FATMAP difficulty grade
Summer description for the Harvey Ramp climbing route (a winter route description follows below) - The ramp is very exposed, and several 4th or easy 5th class cruxes are encountered.
The rock is quite solid, but few protection placements are possible. Best climbed on a dry, warm day in late summer, due to snow that is slow to melt as the ramp is almost always in shade.
Melting snow, or recent heavy rain, can make many places on the route slippery.
Although the rock is solid and the grade is low 5th class, this route should not be underestimated.
At the top of the ramp is a very exposed traverse which heads East and then winds its way up an Eastern face to the peak of Harvey.
Several groups have been rescued by SAR from this route in recent years.
Rockfall from above is not uncommon, and a helmet is highly recommended.
A slip during a solo ascent from much of the route would likely result in a fatality.
Parties using a rope will find gear placements to be extremely infrequent, with few good belay possibilities.
Caution is encouraged.
The treed slope to climbers left, looks like an easy escape route, but don’t be misled, it is a thoroughly disagreeable thrash through dense trees. Descent: A hiking trail leads south west from the summit, and descends to 680m where it joins up with the Lions Trail and further descends to the Fire Road used on the approach from Lions Bay.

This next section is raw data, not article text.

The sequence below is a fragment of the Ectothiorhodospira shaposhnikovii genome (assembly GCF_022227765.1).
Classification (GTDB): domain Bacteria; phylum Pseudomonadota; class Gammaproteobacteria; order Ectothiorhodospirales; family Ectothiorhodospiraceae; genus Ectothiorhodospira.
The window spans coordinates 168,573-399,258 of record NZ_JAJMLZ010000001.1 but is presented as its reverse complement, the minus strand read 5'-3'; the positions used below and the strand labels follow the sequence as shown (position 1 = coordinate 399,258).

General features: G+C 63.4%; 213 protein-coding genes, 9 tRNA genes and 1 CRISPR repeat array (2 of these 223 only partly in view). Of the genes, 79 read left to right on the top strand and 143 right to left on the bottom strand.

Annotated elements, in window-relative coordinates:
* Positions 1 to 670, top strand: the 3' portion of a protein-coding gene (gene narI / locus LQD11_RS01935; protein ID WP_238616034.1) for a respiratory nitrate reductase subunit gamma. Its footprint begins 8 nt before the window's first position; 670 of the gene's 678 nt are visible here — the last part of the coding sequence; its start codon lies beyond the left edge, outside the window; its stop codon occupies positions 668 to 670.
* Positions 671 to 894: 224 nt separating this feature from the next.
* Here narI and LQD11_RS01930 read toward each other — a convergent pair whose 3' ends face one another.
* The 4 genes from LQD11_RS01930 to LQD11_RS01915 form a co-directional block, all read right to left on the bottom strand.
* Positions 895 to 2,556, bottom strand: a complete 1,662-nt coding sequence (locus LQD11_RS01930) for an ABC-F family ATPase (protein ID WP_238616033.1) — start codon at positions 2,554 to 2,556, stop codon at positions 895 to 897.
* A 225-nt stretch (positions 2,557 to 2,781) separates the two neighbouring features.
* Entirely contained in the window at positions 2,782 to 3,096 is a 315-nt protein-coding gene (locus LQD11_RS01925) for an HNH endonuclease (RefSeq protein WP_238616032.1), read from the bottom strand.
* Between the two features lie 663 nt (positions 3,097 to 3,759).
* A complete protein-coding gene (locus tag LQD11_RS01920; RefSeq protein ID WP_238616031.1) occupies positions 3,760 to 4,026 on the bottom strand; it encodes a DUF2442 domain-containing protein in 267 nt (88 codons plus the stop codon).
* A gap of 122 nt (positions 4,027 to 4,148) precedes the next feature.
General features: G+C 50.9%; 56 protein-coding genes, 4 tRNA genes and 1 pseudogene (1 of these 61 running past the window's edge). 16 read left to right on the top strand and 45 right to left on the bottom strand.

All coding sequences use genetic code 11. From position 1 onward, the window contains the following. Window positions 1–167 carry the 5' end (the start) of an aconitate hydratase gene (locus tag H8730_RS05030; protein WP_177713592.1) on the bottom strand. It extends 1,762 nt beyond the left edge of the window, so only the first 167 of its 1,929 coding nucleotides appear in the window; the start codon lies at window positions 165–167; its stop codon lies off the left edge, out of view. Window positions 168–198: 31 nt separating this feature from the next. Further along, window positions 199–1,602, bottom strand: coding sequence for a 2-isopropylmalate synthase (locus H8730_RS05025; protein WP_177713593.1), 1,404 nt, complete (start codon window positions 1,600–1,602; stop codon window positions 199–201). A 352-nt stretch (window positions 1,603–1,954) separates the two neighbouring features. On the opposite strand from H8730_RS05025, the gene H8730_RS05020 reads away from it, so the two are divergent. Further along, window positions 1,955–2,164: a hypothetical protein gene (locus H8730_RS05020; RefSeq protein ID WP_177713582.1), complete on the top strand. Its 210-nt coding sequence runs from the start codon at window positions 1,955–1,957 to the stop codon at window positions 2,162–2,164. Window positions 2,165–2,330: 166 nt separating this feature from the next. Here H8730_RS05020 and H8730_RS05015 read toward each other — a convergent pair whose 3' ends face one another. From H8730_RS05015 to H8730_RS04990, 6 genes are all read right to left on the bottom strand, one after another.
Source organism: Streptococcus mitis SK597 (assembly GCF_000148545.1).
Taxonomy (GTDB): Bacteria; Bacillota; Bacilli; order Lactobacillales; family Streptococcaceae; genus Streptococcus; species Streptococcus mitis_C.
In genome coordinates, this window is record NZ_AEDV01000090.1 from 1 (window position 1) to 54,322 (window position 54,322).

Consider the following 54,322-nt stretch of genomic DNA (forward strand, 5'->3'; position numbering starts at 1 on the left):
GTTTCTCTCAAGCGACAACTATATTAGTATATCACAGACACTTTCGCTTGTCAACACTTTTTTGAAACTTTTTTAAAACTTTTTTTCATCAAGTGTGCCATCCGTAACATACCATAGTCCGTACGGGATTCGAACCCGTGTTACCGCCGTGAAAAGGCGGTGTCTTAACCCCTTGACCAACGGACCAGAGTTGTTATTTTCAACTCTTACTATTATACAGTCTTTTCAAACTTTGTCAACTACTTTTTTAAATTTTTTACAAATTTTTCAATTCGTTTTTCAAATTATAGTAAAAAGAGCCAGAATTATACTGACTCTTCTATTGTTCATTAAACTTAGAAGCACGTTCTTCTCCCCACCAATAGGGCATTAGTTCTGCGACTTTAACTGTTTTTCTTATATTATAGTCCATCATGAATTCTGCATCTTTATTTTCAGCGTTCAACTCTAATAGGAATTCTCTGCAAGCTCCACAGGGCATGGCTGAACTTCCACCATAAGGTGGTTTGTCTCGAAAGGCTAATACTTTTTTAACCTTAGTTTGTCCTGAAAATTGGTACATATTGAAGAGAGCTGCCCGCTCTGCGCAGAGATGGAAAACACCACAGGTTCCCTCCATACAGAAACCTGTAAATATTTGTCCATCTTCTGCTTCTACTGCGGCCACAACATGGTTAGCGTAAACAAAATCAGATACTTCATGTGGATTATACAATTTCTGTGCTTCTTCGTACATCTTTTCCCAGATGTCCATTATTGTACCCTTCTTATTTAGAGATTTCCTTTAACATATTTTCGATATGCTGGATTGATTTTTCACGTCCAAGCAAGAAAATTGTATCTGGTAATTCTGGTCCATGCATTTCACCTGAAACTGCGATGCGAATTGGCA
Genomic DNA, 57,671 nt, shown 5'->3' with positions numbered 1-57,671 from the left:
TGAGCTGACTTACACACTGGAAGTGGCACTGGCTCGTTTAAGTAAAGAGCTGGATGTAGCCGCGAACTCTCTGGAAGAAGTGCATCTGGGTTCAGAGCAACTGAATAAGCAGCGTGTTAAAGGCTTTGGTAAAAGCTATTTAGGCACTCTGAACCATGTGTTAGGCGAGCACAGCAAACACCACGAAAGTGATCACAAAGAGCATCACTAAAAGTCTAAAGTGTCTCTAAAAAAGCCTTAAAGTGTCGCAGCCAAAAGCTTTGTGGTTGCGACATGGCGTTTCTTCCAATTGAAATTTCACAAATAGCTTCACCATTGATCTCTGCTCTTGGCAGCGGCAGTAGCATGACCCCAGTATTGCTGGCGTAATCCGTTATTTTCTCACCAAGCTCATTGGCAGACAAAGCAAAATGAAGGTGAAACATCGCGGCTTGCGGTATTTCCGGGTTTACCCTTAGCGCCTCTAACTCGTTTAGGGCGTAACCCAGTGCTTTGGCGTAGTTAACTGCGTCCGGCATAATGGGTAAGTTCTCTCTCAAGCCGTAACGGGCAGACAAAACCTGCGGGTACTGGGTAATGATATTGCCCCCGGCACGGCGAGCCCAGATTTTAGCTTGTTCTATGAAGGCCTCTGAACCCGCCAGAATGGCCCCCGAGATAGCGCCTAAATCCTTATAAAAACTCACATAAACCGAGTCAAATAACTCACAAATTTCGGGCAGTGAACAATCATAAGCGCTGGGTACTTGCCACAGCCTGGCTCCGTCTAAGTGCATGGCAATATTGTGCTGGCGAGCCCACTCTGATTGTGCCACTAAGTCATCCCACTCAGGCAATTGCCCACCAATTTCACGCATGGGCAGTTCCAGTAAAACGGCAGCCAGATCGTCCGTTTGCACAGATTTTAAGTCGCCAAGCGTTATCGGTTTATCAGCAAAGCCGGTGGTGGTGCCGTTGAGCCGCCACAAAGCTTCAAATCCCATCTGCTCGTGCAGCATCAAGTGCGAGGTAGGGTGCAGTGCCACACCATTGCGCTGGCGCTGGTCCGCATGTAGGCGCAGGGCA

Follow this back to the trailhead.
Winter Ascent of Harvey Ramp. The Harvey ramp is a notable 45° to 60° feature on the North West side of Mt Harvey.
It’s of moderate grade, being a mountain class 4 or low 5 in the summer, but the exposure can and should be daunting for newer climbers, as it is not always easy to protect with belays.
In early winter it may be bone dry seamless rock at the bottom with shallow pockets of verglas, transitioning to hollow aerated water ice, changing to 1.5 m of powder snow by the time you hit the top of the ramp.
Later in the season, it could be deeper, well consolidated snow in which you are kicking easy steps for most of the climb.
Although often climbed solo or unprotected, any misstep and slide would quite possibly be fatal, and since the conditions are rarely the same twice, the prudent climber would be deciding which gear was pertinent to the climb, as climbing rope, crampons, ice axes, rock protection, ice screws, and snow pickets can all come into play at different times of the year.
The Ramp should only be climbed in stable avalanche conditions and dry days, as it tends to collect and funnel all the snow and rock that falls off the sheer northwest face of Mt Harvey.
An important note for early spring climbing - when the cornice on the peak fails, it will likely fall right into the Ramp and sweep it clean to the runout zone below. Once at the top of the Ramp, there remains a very steep and exposed traverse to connect to the trail that goes up to Harvey Peak.
There are a few trees that can be used as belays, but climbers often use a few running pickets as well to prevent a possible pendulum fall.
The snow formation at the top of the ramp can change from year to year as well, with some heavy snow years seeing an overhanging cornice at the top of the ramp.